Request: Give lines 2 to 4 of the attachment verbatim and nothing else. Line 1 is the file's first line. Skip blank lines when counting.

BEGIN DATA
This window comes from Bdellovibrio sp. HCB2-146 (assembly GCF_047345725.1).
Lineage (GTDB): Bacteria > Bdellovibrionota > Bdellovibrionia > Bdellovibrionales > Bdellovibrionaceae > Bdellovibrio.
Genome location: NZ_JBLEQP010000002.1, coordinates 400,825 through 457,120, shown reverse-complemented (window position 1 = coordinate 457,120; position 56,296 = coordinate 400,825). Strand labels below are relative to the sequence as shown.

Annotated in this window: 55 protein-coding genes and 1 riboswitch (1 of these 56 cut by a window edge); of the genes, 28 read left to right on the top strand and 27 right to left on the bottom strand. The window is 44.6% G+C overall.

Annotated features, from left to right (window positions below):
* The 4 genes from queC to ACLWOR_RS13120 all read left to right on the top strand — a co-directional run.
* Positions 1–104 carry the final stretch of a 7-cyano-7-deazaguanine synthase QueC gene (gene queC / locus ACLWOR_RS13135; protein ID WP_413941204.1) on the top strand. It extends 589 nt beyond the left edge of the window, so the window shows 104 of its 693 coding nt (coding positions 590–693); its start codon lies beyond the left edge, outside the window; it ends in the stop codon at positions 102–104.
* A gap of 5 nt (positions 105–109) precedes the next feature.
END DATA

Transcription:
Lineage (GTDB): Bacteria > Bdellovibrionota > Bdellovibrionia > Bdellovibrionales > Bdellovibrionaceae > Bdellovibrio.
Genome location: NZ_JBLEQP010000002.1, coordinates 400,825 through 457,120, shown reverse-complemented (window position 1 = coordinate 457,120; position 56,296 = coordinate 400,825). Strand labels below are relative to the sequence as shown.

Annotated in this window: 55 protein-coding genes and 1 riboswitch (1 of these 56 cut by a window edge); of the genes, 28 read left to right on the top strand and 27 right to left on the bottom strand. The window is 44.6% G+C overall.